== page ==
Emotions and rationality

If you are using emotional tools to address a rational problem, chances are you are going to struggle in the medium/long-term.

Say you are at a meeting discussing how many new hires you need for the next project. Since you know that hiring people, onboarding and training them is a lot of work, and you’d rather focus on something different, you leverage the fear of taking risks of your boss, throw some numbers in the air to make your point, and end up scoring a point. In the medium term, your team will be understaffed.

This is the same mechanism we are seeing at work with Brexit and most of the populism around the World. A real, concrete, rational problem (i.e. an increasing part of the population is being left behind) is addressed leveraging emotions (fear, anger, hatred). Good results in the short-term (Brexit was voted, many populists are being elected), but when it comes to putting together concrete acts to move past the feelings, not much can be done.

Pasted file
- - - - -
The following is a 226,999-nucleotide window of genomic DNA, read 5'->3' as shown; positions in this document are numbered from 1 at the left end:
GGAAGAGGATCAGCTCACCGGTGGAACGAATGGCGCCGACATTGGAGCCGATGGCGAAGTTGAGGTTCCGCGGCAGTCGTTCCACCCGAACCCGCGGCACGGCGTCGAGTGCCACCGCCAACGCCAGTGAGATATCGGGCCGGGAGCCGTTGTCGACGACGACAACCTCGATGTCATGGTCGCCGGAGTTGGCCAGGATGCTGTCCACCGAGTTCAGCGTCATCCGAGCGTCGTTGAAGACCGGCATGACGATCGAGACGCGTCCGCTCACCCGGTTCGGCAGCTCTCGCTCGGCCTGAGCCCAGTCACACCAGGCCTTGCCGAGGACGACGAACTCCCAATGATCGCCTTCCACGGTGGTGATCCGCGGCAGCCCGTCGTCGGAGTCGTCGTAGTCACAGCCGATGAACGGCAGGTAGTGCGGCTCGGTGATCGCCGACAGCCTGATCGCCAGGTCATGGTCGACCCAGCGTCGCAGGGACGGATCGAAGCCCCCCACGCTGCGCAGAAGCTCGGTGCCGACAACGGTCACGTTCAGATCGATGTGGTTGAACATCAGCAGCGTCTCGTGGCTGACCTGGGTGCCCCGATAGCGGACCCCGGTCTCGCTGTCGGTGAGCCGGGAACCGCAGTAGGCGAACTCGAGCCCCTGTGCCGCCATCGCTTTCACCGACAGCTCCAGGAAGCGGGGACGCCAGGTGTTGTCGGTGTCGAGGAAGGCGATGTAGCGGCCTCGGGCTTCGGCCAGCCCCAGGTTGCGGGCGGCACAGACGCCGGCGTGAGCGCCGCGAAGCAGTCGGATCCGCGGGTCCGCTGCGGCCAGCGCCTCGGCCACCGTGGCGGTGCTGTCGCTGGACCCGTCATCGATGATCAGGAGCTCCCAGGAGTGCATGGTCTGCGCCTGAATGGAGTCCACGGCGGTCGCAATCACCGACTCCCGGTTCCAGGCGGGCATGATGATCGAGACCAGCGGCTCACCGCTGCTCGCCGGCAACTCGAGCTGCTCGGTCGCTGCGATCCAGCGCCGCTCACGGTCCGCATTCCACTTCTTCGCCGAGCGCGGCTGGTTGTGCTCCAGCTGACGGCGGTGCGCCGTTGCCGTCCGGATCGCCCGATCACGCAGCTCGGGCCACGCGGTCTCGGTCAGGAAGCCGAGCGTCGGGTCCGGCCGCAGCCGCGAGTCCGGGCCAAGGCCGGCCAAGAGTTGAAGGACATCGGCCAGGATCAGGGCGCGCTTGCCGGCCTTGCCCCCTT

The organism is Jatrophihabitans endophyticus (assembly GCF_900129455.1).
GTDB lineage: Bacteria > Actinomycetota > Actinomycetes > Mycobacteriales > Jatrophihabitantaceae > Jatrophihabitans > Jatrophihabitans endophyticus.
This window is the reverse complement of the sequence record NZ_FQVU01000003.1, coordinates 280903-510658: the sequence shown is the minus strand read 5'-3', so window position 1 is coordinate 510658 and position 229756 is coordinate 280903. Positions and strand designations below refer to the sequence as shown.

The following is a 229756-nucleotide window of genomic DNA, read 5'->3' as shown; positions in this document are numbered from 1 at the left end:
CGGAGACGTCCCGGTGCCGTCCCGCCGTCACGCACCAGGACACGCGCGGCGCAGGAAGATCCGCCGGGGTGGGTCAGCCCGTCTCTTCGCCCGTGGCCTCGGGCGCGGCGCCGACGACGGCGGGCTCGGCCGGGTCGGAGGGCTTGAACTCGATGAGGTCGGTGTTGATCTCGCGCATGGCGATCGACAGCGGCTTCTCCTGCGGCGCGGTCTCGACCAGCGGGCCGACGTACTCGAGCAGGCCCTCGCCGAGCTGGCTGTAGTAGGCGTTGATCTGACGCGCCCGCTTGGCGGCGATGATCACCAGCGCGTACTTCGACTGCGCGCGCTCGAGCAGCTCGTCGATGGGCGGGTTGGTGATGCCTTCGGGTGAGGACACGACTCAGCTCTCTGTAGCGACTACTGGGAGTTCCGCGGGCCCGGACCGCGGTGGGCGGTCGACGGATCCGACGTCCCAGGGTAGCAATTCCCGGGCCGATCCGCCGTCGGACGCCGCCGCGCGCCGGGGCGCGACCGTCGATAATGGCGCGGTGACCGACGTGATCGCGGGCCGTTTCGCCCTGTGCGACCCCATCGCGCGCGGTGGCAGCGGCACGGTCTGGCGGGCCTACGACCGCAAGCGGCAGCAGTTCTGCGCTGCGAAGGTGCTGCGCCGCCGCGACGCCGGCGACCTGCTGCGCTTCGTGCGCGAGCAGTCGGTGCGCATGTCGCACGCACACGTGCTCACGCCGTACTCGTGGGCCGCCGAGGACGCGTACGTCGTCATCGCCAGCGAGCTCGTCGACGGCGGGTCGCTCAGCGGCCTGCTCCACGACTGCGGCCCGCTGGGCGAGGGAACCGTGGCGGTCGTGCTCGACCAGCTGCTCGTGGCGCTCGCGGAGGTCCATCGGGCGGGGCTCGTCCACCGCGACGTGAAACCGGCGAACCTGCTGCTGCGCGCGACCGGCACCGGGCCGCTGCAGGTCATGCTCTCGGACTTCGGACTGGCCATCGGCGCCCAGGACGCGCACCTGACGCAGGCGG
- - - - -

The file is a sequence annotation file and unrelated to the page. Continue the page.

Something similar happens with the opposite. If one of your team members is struggling to share ideas and participate in team meetings (an emotional problem), and you decide that from now on meetings will feature a “let’s go around the table” moment (a rational tool), you will force the team member to speak, yet not necessarily get the best ideas out of them.

Facebook is in the process of understanding this very thing. In trying to cope with the spread of hate speech and inappropriate content on their platform (emotional problem), they have decided to ramp up the number of moderators and feed them 14,000 pages of instructions on what is acceptable and what is not (rational tool). Clearly, it is not working.

Beyond malice and opportunism, make sure you know on which level your problem is, and come up with a solution that speaks the same language. Your chances to make an impact and be trusted (forever?) will increase dramatically.

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